The newly appointed governor is none other than Pema Thinley (also known as Padma Choling, Pelma Chiley or Baima Chilin), the ex-military leader and party secretary who was accused as being a staunch supporter of the inhumane crackdowns against the March 2008 protestors.
This now means that both the governor and the Communist Party Committee Secretary - the most powerful position in the TAR - have military backgrounds, which Robbie Barnett, a Tibet scholar at Columbia University in New York City, sees as a real red flag.
"Appointing a former military officer as the figurehead leader of Tibet when the Party Secretary, the actual leader, also has a military background suggests that China now sees Tibet as a problem of military control," Barnett said to Reuters news agency.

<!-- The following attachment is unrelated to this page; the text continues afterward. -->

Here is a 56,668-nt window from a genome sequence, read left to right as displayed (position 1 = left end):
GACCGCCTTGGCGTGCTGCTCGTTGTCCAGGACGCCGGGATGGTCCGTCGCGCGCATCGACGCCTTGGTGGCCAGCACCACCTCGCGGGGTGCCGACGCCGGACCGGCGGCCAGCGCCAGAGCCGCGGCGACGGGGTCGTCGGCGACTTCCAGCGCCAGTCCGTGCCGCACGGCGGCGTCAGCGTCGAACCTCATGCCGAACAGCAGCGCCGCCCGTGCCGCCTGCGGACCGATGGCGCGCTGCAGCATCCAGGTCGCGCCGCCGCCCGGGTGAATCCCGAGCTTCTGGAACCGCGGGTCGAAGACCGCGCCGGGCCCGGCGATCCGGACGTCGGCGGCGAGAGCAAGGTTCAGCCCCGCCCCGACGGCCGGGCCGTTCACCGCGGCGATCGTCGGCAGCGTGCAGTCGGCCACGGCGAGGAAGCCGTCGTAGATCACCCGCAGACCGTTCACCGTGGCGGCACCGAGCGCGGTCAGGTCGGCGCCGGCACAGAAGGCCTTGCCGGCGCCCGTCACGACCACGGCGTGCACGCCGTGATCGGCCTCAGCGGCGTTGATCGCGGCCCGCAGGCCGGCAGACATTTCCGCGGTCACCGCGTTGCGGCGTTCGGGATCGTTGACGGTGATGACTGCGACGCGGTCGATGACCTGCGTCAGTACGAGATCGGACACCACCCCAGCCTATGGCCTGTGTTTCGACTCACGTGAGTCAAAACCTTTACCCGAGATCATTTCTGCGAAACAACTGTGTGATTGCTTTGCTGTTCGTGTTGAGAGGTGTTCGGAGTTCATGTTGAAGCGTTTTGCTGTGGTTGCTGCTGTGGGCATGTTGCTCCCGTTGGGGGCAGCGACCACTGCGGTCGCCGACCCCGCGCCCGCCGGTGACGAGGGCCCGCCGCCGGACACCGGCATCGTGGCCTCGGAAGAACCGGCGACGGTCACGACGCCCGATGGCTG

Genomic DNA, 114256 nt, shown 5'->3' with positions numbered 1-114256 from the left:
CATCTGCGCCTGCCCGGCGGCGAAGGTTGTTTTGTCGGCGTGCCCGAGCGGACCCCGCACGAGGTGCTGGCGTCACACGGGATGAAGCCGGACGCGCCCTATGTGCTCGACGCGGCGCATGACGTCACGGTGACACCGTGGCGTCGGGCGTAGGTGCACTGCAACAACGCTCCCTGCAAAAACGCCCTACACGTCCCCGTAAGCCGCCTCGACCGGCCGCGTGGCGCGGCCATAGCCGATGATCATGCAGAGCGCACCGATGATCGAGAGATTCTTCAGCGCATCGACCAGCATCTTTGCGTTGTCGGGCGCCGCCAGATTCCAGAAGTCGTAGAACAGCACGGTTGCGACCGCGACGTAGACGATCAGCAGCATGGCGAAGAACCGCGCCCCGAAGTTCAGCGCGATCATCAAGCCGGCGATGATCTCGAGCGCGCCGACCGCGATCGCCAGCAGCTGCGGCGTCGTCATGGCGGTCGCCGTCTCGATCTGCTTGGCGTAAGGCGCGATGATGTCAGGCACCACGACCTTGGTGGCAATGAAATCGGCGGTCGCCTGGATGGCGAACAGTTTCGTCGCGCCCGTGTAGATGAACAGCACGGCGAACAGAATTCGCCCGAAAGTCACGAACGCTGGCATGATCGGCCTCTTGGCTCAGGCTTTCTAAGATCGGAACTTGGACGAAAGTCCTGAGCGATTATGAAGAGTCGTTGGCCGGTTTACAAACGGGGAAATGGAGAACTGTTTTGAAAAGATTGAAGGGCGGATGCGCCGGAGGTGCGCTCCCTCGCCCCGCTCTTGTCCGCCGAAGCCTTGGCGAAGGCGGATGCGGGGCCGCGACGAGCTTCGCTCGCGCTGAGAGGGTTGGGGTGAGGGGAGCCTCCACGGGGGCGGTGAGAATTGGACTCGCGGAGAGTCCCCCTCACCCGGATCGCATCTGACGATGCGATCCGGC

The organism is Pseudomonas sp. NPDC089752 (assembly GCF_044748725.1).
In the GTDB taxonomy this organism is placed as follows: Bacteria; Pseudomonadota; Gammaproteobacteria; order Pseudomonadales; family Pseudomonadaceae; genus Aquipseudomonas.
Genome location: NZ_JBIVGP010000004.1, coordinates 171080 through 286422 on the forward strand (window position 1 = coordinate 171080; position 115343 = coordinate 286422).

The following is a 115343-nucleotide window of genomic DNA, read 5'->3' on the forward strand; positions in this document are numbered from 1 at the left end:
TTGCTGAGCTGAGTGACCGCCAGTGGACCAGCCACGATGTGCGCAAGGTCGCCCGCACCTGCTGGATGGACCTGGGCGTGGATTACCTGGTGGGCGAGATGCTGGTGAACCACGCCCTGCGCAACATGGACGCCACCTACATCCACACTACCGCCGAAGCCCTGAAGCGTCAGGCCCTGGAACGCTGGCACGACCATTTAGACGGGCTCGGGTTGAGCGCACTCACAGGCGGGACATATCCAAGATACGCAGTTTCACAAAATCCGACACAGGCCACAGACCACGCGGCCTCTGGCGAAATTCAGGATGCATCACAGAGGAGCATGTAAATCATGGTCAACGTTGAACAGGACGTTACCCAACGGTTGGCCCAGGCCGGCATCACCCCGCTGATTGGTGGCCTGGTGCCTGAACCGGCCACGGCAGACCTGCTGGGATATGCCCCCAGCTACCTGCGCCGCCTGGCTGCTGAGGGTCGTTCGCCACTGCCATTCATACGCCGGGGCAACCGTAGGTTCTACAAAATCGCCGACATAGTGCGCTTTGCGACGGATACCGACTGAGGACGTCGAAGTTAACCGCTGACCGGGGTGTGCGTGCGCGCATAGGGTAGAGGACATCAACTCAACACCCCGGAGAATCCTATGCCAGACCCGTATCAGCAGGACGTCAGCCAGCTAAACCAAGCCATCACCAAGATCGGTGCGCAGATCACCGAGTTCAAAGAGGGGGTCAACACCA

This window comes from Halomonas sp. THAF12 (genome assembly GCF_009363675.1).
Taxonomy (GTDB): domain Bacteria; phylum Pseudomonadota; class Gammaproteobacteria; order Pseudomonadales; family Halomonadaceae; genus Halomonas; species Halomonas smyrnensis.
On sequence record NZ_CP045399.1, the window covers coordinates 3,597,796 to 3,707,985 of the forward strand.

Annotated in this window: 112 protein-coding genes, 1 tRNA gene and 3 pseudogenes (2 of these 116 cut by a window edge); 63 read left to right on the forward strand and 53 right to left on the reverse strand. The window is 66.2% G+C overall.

But most Tibetans think the move is just another diplomatic puppet show staged for the international audience with a short attention span. After all, military action aside, it sure sounds good if both the governor and Party boss are true Tibetans by ancestry, if not by loyalty.
But for those paying attention, it's nothing more than "a carefully manufactured show," reports Bhuchung D. Sonam for Phayul.com, with the purpose of portraying a happily-ever-after type ending in Tibet.
Backed by China, the new governor promises economic growth, but justice and fair representation for a country cruxed on nonviolence? We don't think so.